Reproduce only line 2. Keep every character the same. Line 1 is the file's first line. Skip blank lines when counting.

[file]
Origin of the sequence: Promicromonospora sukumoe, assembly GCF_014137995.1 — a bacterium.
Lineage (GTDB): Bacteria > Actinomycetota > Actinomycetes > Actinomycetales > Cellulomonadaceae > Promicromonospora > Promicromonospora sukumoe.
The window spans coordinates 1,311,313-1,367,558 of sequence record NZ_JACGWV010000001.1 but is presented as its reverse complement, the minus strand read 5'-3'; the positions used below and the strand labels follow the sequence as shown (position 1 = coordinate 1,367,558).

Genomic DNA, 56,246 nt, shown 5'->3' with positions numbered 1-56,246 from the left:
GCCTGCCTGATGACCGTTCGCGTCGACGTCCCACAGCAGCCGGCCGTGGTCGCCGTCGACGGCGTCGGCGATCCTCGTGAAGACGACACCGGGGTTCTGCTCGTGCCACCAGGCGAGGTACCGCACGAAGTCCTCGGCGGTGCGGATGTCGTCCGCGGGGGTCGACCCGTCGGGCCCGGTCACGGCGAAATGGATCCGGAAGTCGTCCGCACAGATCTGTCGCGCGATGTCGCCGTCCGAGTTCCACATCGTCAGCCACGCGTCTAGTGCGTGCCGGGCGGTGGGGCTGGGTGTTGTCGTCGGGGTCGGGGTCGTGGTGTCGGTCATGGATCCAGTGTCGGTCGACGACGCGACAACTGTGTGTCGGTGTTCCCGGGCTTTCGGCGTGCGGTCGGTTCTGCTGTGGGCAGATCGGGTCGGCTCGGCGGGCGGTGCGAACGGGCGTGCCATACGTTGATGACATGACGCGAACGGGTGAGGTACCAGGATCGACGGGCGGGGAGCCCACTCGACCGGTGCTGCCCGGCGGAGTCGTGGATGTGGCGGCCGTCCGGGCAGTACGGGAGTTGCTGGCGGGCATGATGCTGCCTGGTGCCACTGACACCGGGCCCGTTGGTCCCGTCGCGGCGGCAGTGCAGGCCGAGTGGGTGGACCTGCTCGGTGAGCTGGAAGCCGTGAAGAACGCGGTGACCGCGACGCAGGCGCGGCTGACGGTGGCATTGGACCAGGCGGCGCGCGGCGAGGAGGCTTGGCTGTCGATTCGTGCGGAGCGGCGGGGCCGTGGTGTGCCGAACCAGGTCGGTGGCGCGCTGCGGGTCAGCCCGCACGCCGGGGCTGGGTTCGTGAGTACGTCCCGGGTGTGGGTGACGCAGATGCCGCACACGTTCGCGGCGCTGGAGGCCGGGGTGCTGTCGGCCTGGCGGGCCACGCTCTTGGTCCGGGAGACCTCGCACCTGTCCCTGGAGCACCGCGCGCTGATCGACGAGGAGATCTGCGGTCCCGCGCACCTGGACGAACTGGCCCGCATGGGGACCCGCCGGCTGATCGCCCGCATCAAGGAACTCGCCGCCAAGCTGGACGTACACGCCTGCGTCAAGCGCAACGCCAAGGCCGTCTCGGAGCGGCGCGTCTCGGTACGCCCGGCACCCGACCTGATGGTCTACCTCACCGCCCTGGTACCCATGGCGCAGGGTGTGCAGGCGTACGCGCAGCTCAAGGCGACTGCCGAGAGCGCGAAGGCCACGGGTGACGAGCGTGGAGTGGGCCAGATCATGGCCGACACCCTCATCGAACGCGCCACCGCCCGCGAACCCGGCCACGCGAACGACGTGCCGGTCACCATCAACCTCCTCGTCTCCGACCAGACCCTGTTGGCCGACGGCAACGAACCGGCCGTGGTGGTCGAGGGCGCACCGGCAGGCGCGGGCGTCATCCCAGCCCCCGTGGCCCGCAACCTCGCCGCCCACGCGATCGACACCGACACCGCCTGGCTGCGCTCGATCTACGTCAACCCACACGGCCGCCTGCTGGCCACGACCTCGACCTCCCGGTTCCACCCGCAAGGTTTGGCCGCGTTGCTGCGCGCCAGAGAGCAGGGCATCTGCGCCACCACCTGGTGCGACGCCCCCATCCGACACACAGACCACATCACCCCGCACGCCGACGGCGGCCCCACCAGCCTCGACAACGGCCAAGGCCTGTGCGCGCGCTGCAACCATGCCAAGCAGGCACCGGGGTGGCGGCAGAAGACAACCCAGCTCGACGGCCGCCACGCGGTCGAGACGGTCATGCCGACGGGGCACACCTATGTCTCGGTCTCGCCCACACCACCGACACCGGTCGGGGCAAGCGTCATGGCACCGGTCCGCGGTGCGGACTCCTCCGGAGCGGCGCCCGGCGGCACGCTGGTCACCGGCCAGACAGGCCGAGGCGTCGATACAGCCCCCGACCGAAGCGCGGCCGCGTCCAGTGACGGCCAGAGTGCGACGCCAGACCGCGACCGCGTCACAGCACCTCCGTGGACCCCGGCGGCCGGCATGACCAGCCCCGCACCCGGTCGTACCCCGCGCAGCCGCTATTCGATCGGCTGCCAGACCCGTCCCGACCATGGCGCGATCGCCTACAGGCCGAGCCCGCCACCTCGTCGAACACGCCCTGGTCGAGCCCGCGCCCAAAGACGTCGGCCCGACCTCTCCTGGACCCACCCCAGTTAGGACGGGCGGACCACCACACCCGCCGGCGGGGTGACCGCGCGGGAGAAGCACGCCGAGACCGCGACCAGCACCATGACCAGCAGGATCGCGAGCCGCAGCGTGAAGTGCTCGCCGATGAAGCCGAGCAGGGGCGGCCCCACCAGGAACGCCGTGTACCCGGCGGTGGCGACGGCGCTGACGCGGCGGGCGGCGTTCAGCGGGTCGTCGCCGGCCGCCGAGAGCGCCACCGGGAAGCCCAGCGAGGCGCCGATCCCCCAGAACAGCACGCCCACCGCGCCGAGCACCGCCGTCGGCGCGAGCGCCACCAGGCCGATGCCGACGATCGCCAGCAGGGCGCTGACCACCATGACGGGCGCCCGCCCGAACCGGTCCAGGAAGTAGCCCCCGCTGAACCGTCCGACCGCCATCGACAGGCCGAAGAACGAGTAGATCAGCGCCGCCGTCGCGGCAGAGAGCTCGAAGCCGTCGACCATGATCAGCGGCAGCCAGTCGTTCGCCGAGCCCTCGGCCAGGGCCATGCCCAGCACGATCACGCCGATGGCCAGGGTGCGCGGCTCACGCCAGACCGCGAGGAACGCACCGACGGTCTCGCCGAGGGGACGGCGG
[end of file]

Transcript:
Lineage (GTDB): Bacteria > Actinomycetota > Actinomycetes > Actinomycetales > Cellulomonadaceae > Promicromonospora > Promicromonospora sukumoe.